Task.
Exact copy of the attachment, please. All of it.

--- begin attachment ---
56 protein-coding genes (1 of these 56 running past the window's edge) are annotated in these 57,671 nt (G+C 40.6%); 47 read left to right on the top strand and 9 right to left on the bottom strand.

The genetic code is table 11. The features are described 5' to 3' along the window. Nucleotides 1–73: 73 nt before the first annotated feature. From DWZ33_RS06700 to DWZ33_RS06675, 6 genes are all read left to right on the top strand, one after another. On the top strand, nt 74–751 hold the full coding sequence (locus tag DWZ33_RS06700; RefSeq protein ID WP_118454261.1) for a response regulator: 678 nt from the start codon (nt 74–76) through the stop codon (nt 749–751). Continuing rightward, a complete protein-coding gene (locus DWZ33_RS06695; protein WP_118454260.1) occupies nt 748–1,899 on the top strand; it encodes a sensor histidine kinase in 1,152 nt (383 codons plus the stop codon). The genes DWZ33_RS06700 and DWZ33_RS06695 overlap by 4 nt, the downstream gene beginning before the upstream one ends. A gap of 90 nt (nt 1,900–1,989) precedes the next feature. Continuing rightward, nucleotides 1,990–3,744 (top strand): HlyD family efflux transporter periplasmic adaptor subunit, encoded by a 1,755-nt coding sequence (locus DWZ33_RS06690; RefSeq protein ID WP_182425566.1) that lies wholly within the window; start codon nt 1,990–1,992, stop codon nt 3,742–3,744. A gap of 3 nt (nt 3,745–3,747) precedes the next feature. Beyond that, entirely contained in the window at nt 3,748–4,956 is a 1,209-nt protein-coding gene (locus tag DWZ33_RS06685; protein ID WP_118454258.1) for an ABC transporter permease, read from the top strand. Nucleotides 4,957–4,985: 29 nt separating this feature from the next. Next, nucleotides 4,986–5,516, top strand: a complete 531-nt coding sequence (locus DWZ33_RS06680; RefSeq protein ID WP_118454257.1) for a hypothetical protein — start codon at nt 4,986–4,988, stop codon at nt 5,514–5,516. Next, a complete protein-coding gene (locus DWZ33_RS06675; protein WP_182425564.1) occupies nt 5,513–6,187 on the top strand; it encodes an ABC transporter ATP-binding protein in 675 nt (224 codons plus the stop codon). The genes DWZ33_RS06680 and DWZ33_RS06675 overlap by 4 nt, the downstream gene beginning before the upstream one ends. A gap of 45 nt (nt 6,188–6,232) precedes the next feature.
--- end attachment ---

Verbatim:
56 protein-coding genes (1 of these 56 running past the window's edge) are annotated in these 57,671 nt (G+C 40.6%); 47 read left to right on the top strand and 9 right to left on the bottom strand.

The genetic code is table 11. The features are described 5' to 3' along the window. Nucleotides 1–73: 73 nt before the first annotated feature. From DWZ33_RS06700 to DWZ33_RS06675, 6 genes are all read left to right on the top strand, one after another. On the top strand, nt 74–751 hold the full coding sequence (locus tag DWZ33_RS06700; RefSeq protein ID WP_118454261.1) for a response regulator: 678 nt from the start codon (nt 74–76) through the stop codon (nt 749–751). Continuing rightward, a complete protein-coding gene (locus DWZ33_RS06695; protein WP_118454260.1) occupies nt 748–1,899 on the top strand; it encodes a sensor histidine kinase in 1,152 nt (383 codons plus the stop codon). The genes DWZ33_RS06700 and DWZ33_RS06695 overlap by 4 nt, the downstream gene beginning before the upstream one ends. A gap of 90 nt (nt 1,900–1,989) precedes the next feature. Continuing rightward, nucleotides 1,990–3,744 (top strand): HlyD family efflux transporter periplasmic adaptor subunit, encoded by a 1,755-nt coding sequence (locus DWZ33_RS06690; RefSeq protein ID WP_182425566.1) that lies wholly within the window; start codon nt 1,990–1,992, stop codon nt 3,742–3,744. A gap of 3 nt (nt 3,745–3,747) precedes the next feature. Beyond that, entirely contained in the window at nt 3,748–4,956 is a 1,209-nt protein-coding gene (locus tag DWZ33_RS06685; protein ID WP_118454258.1) for an ABC transporter permease, read from the top strand. Nucleotides 4,957–4,985: 29 nt separating this feature from the next. Next, nucleotides 4,986–5,516, top strand: a complete 531-nt coding sequence (locus DWZ33_RS06680; RefSeq protein ID WP_118454257.1) for a hypothetical protein — start codon at nt 4,986–4,988, stop codon at nt 5,514–5,516. Next, a complete protein-coding gene (locus DWZ33_RS06675; protein WP_182425564.1) occupies nt 5,513–6,187 on the top strand; it encodes an ABC transporter ATP-binding protein in 675 nt (224 codons plus the stop codon). The genes DWZ33_RS06680 and DWZ33_RS06675 overlap by 4 nt, the downstream gene beginning before the upstream one ends. A gap of 45 nt (nt 6,188–6,232) precedes the next feature.